Archive | Freedom of Speech at K-12 Schools

First Amendment Exception for “Racially Hostile or Contemptuous Speech,” Including Display of the Confederate Flag, in K-12 Public Schools — Denial of En Banc Rehearing by Sixth Circuit

As I blogged a few months ago, a two-judge majority on a Sixth Circuit panel held in Defoe v. Spiva that there was such an exception; to quote the panel,

A public high school that can put reasonable limits on drug-related speech by students [referring to Morse v. Frederick, which upheld such restrictions –EV] can put reasonable and even-handed limits on racially hostile or contemptuous speech, without having to show that such speech will result in disturbances. Expressions of racial hostility can be controlled in the public schools even if students in the attacked racial group happen to be mature, goodnatured, and slow to react. Schools are places of learning and not cauldrons for racial conflict. Moreover, expression of racial hostility can be controlled in the public schools even though such expressions are constitutionally permitted in newspapers, public parks, and on the street. Public school students cannot simply decide not to go to school.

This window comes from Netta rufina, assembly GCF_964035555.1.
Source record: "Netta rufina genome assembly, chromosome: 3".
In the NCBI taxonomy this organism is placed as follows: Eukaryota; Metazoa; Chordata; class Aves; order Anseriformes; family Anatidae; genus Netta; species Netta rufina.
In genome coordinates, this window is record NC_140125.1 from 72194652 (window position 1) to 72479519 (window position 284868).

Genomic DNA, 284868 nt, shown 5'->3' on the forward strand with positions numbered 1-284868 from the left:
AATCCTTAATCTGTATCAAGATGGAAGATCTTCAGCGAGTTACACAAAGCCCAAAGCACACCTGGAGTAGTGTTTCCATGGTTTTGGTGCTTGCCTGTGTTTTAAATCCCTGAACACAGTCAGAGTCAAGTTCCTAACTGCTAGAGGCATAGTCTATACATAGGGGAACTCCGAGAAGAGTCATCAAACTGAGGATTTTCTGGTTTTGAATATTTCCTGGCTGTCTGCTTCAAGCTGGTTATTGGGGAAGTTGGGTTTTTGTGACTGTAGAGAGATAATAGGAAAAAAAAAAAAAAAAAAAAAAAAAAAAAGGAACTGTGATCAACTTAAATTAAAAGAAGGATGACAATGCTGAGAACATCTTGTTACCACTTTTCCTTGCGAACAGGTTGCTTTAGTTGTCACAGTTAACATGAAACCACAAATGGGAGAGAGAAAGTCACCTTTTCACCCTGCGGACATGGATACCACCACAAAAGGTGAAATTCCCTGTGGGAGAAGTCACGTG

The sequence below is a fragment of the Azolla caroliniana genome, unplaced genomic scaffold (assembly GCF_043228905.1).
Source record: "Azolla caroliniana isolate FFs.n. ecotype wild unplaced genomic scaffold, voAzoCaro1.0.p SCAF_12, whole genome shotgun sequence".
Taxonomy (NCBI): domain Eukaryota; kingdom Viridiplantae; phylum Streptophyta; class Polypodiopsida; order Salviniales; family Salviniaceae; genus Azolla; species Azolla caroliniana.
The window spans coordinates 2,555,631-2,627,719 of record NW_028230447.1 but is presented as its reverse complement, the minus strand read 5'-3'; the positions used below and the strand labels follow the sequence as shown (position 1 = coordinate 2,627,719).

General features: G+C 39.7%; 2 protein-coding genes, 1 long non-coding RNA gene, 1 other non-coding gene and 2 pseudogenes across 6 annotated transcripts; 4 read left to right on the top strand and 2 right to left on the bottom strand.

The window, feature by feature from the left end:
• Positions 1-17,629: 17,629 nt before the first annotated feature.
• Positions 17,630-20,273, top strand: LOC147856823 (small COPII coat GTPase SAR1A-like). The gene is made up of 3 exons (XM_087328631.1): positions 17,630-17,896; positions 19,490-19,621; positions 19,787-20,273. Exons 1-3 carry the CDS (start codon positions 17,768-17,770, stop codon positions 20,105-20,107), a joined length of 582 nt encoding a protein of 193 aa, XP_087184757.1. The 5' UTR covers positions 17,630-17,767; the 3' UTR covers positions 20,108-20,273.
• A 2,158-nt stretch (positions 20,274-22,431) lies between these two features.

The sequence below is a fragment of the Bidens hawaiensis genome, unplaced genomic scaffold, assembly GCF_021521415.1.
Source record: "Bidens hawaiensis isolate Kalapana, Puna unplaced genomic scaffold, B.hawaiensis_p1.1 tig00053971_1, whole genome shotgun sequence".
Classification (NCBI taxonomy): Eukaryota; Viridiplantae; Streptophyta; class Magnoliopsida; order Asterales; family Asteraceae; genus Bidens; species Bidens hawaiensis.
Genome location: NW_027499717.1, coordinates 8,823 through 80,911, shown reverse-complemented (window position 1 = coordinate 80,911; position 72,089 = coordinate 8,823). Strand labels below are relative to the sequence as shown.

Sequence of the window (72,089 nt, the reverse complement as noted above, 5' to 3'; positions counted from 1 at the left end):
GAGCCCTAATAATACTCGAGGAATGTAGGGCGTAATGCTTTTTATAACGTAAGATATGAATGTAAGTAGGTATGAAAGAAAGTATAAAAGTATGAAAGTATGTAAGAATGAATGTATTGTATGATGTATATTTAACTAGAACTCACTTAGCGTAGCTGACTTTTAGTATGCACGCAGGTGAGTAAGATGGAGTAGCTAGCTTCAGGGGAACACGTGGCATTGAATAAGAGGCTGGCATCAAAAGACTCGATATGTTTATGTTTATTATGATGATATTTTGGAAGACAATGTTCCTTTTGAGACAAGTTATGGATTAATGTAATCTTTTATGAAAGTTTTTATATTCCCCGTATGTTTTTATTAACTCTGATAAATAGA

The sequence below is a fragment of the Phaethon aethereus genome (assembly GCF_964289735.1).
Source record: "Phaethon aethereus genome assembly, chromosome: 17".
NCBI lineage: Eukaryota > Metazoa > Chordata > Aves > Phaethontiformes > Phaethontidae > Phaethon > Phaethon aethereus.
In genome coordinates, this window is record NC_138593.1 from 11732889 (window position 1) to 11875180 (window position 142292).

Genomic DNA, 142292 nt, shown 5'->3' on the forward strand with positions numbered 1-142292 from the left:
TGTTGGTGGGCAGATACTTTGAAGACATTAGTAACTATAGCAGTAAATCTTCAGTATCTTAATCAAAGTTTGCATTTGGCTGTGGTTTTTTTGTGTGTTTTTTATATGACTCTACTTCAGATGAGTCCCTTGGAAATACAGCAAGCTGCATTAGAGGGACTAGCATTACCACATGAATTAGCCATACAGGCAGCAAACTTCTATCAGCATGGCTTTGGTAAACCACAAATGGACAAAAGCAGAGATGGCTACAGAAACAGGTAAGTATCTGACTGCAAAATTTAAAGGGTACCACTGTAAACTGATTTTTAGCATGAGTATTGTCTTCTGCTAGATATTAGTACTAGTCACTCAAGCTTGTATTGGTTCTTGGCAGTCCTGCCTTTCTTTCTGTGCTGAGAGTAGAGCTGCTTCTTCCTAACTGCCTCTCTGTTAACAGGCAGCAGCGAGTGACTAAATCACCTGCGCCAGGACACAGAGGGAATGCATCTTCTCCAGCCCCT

Of course, under Tinker v. Des Moines Indep. School. Dist (1969), all student speech — whether racially offensive or not — could be restricted if there is substantial reason to think that the speech will likely cause a material disruption. But the panel majority here concluded that “racially hostile or contemptuous speech,” including the display of a confederate flag, can be punished even without such a showing of likely disruption.

I thought at the time of the panel opinion — and continue to think now — that this is wrong, for the reasons I gave when criticizing a similar Ninth Circuit panel majority opinion about anti-gay speech. (My summary of my argument was that the decision “is a dangerous retreat from our tradition that the First Amendment is viewpoint-neutral. It’s an opening to a First Amendment limited by rights to be free […]

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Seventh Circuit Reaffirms High School Students’ Rights to Wear “Be Happy, Not Gay” T-Shirts

The opinion is Zamecnik v. Indian Prairie School Dist. #204 (decided today) (Posner, J.), and it reaffirms the panel’s decision in an earlier phase of the case.

On balance the opinion seems slightly more speech protective than the earlier one, because it doesn’t rely on Morse v. Frederick (as the earlier opinion did in some measure), and because it expressly notes that the precedents do not support “a generalized ‘hurt feelings’ defense to a high school’s violation of the First Amendment rights of its students.” And though the court acknowledges that Tinker v. Des Moines Independent Community School District authorizes the restriction of speech when there’s a substantial likelihood of a substantial disruption, it concludes that on these facts the likelihood wasn’t demonstrated. So it’s a mild win for student speech in K-12 schools, though given Tinker any broader wins would be unlikely.